Forest Service Agrees to Review of Key Sierra Species

Conservation groups applaud agreement to create independent panel of scientists


Erin Tobin, Earthjustice, (415) 217-2000


Craig Thomas, Sierra Forest Legacy, (916) 708-9409


James Navarro, Defenders of Wildlife, (202) 772-0247


Lisa Belenky, Center for Biological Diversity, (415) 385-5694


Sarah Matsumoto, Sierra Club, (415) 977-5579

Conservation groups and the U.S. Forest Service have agreed to have an independent science panel evaluate the service’s selection of plant and animal species as indicators of the overall health of the Sierra Nevada forests. The agreement settles a legal dispute over management of the national forests in California’s greatest mountain range.

Pacific Fisher. (John Jacobson / NPS)

The groups brought the suit to restore safeguards for a variety of Sierra Nevada wildlife, such as the Pacific fisher and northern goshawk. The lawsuit challenged the Bush administration’s 2007 decision to dramatically reduce the number of species monitored on the Sierra Nevada national forests—increasing the risk that industrial activities, such as logging, will harm sensitive wildlife and fragile habitat.

The wellbeing of indicator species reflects the overall health of a forest. If the Forest Service finds that logging, road building or other activities could harm these bellwether species, it must take action to ensure that they are sufficiently protected before allowing those activities to begin.

“We were forced to go to court in 2008 when the Forest Service weakened wildlife protections in the Sierra by eliminating monitoring of dozens of species,” explains attorney Erin Tobin with the public interest law firm Earthjustice, which represented the environmental groups. “This settlement is a positive sign that the Forest Service is willing to listen to sound science, and we applaud the agency for that.”

Monitoring the health of wildlife and its habitat allows managers to understand the impacts that forest management actions have on fish and wildlife populations. Management plans must comply with the National Forest Management Act and the Endangered Species Act, which protect the diversity of fish and wildlife in national forests.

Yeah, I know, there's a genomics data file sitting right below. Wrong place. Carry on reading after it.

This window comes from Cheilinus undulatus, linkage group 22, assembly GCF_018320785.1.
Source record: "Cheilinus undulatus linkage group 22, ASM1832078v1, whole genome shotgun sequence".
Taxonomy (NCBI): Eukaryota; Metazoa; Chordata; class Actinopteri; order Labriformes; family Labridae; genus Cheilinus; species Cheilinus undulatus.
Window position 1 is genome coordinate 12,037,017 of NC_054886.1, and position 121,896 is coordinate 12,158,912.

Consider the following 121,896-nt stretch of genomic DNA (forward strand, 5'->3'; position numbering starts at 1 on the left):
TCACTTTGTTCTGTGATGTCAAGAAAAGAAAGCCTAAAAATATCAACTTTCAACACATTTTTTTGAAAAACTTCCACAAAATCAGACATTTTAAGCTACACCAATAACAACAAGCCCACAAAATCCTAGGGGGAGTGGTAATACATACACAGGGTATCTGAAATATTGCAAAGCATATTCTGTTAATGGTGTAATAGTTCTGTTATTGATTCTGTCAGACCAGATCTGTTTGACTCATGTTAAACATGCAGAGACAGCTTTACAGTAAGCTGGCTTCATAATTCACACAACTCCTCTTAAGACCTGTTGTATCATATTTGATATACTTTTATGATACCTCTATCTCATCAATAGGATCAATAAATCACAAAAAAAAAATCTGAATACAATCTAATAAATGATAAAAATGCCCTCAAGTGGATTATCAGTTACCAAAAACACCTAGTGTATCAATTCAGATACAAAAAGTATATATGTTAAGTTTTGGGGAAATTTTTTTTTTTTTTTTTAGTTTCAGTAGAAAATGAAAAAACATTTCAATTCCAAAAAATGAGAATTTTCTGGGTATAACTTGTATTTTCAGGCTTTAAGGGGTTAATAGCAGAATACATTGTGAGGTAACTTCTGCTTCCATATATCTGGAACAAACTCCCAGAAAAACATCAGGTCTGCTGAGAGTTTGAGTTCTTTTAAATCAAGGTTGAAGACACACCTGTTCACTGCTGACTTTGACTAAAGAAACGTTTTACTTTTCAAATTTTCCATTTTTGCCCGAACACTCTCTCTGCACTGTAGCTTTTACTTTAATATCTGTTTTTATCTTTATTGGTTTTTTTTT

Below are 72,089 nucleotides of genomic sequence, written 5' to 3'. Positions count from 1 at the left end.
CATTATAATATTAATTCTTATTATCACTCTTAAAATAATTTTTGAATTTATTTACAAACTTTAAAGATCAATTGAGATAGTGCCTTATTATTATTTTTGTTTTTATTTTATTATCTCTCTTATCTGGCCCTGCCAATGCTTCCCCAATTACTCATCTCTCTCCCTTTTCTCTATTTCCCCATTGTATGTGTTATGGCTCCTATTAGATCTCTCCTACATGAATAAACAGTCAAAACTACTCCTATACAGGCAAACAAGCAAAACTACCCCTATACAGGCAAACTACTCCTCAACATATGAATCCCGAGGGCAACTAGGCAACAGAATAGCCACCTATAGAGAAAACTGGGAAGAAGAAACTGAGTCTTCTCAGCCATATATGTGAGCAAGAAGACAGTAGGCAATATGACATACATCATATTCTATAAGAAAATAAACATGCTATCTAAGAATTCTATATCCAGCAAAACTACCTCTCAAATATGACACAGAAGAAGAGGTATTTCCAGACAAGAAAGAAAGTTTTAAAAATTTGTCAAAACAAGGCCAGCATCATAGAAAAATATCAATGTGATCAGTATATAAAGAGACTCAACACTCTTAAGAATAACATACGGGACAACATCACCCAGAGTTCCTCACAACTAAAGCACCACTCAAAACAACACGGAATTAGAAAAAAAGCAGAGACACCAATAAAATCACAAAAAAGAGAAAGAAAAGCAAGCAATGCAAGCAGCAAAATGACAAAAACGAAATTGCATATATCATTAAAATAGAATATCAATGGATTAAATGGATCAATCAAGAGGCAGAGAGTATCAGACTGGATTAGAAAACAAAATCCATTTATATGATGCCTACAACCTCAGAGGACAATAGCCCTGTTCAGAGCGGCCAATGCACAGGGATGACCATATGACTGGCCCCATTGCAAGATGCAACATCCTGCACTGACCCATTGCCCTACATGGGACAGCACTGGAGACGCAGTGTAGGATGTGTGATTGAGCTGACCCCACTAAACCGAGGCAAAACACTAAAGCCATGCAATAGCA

“Everyone agrees that we must use sound science to manage our national forests and this settlement establishes a robust scientific process free of any political or bureaucratic influences. We are pleased that independent experts will now be writing management plans for all ten national forests that span the Sierra Nevada mountain range,” said Craig Thomas of Sierra Forest Legacy.

The independent peer-review of the Forest Service’s indicator species and monitoring plan will be directed by the Conservation Biology Institute, an independent non-profit research center based in Corvallis, Oregon. Conservation biologist Wayne Spencer of CBI, who has conducted numerous surveys of wildlife habitat in California, will be the facilitator of the study. CBI will select an expert panel of scientists, with diverse approaches to the study of ecological indicators and wildlife monitoring, to spend up to 18 months reviewing management plans for indicator species throughout California’s Sierra Nevada.

“The settlement gives us greater confidence that the management of Sierra Nevada Forests will be based on science, not politics,” said Pete Nelson, federal lands director for Defenders of Wildlife. “This is good news for both Californians and this region’s sensitive wildlife.”

“Protecting at-risk species requires protecting the ecosystems they depend on, both within each national forest, and across the entire Sierra Nevada range. When the Forest Service gutted the Management Indicator Species program they undermined that goal,” explained Lisa Belenky, senior attorney with the Center for Biological Diversity. “We hope the work of the new science panel will help get this program back on track to protect wildlife in the Sierra Nevada and provide needed guidance on monitoring in a changing climate.”

Read the settlement agreement.

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